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Posted 29 January 2010 - 02:17 AM

Jamie,

This doesn’t help in the immediate future, but when I was starting out so many years ago, the best thing I did was make friends with fellow operators who were at my ability level. It was beneficial for several reasons:

The first was that when gear went down (as it inevitably does), I always had someone to call who was willing to help me out, knowing that I’d return the favor down the road. This was important for many years until I was able to afford back-ups of everything.

The second (and potentially most helpful to you now), was that my friends would get double-booked, and pass along jobs to me. My career basically sustained itself during my first year or so of steadicam by working jobs that my friend Steve Adelson didn’t want. He would get double-booked, take the better job, toss me the other gig, and we’d both work. I’d return the favor whenever possible, but it was a one way street for a quite a while. This can also be a good way of keeping rates up, since you begin to know everyone at your level that producers will be calling. This can work wonders to keep the Man from pitting you against them from a rate standpoint.

One important thing to remember is that steadicam isn’t an easy endeavor to jump into. There is a lot to the business besides pointing a camera (although those monkeys in the other thread may prove me wrong), but it is very rewarding to those who succeed. Keep working at it every day, and don’t be discouraged. It is frustrating when the phone isn’t ringing, but do a little every day (practicing, networking, working-out), and before you know it, you’ll be fondly reminiscing about the slow times. Hang in there and good luck!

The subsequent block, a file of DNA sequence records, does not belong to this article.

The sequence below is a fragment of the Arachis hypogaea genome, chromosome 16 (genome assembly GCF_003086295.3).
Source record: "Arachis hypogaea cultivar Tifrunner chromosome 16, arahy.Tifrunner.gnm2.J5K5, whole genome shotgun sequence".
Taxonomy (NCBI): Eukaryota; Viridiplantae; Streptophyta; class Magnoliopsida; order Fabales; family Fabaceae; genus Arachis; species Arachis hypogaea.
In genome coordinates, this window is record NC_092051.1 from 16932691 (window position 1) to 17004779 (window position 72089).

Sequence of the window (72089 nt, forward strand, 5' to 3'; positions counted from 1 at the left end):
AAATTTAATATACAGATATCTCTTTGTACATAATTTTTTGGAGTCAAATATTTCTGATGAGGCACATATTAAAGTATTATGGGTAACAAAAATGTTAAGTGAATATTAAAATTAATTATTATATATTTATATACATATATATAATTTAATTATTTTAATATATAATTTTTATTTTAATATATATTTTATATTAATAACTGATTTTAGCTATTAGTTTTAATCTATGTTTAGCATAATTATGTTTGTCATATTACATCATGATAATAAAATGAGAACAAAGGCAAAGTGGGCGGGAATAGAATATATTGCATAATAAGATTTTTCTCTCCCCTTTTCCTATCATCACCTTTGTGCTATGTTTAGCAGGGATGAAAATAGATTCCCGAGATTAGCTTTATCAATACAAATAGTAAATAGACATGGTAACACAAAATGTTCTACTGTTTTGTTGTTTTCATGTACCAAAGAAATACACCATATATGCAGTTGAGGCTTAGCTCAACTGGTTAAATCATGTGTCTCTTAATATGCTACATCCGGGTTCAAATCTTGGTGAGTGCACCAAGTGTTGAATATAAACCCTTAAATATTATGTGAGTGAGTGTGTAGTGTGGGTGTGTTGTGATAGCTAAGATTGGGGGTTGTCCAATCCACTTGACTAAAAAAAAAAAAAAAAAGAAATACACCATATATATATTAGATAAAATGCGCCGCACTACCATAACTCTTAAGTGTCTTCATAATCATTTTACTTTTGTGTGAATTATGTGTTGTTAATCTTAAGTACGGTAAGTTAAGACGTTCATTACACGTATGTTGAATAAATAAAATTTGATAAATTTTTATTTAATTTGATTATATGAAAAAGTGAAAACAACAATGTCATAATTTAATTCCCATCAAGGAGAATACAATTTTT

Brooks Robinson
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#13 Charles Papert

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Posted 29 January 2010 - 03:09 AM

Jamie:

More than anything else, we need you to succeed and become a working Steadicam operator in the UK to prove Phil Rhodes wrong.
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#14 Fabrizio Sciarra SOC ACO

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Posted 29 January 2010 - 05:43 AM

Jamie:

More than anything else, we need you to succeed and become a working Steadicam operator in the UK to prove Phil Rhodes wrong.


LOL & ditto
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#15 chris fawcett

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Posted 29 January 2010 - 10:28 AM

Jamie,

Having known you as an gifted student at 2 workshops, and now following your progress through Facebook, I think you are already doing everything you can to succeed.

Patience.

All the best,

Chris